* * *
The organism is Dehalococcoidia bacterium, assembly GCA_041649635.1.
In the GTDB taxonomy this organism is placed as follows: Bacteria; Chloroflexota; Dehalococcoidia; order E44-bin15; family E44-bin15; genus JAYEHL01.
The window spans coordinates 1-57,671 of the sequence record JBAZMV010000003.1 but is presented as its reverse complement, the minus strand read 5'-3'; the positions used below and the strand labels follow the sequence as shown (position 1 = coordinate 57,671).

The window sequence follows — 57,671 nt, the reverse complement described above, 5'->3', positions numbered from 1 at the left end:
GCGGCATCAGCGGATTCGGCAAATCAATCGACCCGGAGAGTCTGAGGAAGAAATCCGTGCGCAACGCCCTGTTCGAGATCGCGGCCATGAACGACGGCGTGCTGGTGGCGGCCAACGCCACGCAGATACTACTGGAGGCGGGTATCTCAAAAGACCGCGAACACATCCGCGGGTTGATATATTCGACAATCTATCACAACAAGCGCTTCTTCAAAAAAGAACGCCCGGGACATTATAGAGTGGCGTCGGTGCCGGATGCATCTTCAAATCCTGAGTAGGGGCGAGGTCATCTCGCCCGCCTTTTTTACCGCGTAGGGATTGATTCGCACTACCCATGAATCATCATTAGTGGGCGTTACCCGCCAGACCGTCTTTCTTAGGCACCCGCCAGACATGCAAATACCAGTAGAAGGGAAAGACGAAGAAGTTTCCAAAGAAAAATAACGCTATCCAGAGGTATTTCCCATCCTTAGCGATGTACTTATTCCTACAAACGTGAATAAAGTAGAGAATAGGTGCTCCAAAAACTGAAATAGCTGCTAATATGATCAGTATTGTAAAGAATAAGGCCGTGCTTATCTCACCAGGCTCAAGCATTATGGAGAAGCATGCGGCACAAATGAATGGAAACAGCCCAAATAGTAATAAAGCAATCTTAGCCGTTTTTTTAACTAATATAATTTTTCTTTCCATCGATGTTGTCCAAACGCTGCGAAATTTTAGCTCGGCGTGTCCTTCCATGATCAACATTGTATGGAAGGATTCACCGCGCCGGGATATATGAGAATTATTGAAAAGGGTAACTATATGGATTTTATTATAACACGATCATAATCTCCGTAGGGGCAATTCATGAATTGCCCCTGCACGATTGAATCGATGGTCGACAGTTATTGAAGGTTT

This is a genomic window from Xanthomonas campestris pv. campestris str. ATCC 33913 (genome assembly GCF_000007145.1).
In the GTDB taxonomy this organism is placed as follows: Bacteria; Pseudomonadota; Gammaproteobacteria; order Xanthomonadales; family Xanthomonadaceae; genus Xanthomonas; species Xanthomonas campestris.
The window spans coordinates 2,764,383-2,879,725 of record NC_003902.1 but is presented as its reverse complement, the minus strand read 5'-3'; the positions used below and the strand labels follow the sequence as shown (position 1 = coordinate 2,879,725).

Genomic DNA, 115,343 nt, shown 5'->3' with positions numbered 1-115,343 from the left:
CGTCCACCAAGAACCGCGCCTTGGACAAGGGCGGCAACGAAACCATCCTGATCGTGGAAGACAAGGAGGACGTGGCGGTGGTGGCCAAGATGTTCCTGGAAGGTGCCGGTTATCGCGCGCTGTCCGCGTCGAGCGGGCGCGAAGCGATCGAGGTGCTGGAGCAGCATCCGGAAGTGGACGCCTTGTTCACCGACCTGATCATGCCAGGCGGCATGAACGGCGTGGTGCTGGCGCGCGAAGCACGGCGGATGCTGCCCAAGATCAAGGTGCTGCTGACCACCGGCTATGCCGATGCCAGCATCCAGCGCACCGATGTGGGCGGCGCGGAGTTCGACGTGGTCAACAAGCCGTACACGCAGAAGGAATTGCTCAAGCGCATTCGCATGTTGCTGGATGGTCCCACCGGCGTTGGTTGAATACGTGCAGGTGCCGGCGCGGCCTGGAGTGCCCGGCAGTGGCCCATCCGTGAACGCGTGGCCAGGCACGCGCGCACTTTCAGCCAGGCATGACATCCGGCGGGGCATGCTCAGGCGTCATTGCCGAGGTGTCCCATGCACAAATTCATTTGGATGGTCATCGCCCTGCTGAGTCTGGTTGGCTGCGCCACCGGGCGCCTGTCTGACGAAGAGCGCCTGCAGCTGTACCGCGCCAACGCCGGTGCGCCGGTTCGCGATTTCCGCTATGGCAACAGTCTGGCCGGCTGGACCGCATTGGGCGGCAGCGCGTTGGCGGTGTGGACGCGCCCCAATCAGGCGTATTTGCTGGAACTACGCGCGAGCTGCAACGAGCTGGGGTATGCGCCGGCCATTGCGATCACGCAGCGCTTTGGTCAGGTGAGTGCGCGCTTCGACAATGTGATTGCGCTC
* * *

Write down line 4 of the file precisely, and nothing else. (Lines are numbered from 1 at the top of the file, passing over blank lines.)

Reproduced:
The window sequence follows — 57,671 nt, the reverse complement described above, 5'->3', positions numbered from 1 at the left end: